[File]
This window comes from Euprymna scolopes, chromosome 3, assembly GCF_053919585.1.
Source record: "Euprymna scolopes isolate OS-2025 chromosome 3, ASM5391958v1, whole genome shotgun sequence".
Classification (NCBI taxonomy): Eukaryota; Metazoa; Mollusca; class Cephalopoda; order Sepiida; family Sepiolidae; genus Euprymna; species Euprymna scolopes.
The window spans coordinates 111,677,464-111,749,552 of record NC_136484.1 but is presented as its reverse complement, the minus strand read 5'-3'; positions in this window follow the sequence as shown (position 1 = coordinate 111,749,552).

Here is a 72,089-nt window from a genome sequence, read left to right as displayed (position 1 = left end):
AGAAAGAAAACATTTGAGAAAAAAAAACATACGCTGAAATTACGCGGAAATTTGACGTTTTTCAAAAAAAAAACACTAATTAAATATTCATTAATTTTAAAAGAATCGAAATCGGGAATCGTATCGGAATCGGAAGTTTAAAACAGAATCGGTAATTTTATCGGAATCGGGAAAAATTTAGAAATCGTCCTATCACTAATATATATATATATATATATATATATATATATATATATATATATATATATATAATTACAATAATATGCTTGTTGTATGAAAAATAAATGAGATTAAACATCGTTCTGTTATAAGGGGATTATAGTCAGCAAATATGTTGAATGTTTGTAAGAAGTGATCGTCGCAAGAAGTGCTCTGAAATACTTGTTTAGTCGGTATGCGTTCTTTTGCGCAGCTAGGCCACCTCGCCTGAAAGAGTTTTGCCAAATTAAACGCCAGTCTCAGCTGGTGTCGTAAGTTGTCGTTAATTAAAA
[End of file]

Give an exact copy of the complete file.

This window comes from Euprymna scolopes, chromosome 3, assembly GCF_053919585.1.
Source record: "Euprymna scolopes isolate OS-2025 chromosome 3, ASM5391958v1, whole genome shotgun sequence".
Classification (NCBI taxonomy): Eukaryota; Metazoa; Mollusca; class Cephalopoda; order Sepiida; family Sepiolidae; genus Euprymna; species Euprymna scolopes.
The window spans coordinates 111,677,464-111,749,552 of record NC_136484.1 but is presented as its reverse complement, the minus strand read 5'-3'; positions in this window follow the sequence as shown (position 1 = coordinate 111,749,552).

Here is a 72,089-nt window from a genome sequence, read left to right as displayed (position 1 = left end):
AGAAAGAAAACATTTGAGAAAAAAAAACATACGCTGAAATTACGCGGAAATTTGACGTTTTTCAAAAAAAAAACACTAATTAAATATTCATTAATTTTAAAAGAATCGAAATCGGGAATCGTATCGGAATCGGAAGTTTAAAACAGAATCGGTAATTTTATCGGAATCGGGAAAAATTTAGAAATCGTCCTATCACTAATATATATATATATATATATATATATATATATATATATATATATATATATATAATTACAATAATATGCTTGTTGTATGAAAAATAAATGAGATTAAACATCGTTCTGTTATAAGGGGATTATAGTCAGCAAATATGTTGAATGTTTGTAAGAAGTGATCGTCGCAAGAAGTGCTCTGAAATACTTGTTTAGTCGGTATGCGTTCTTTTGCGCAGCTAGGCCACCTCGCCTGAAAGAGTTTTGCCAAATTAAACGCCAGTCTCAGCTGGTGTCGTAAGTTGTCGTTAATTAAAA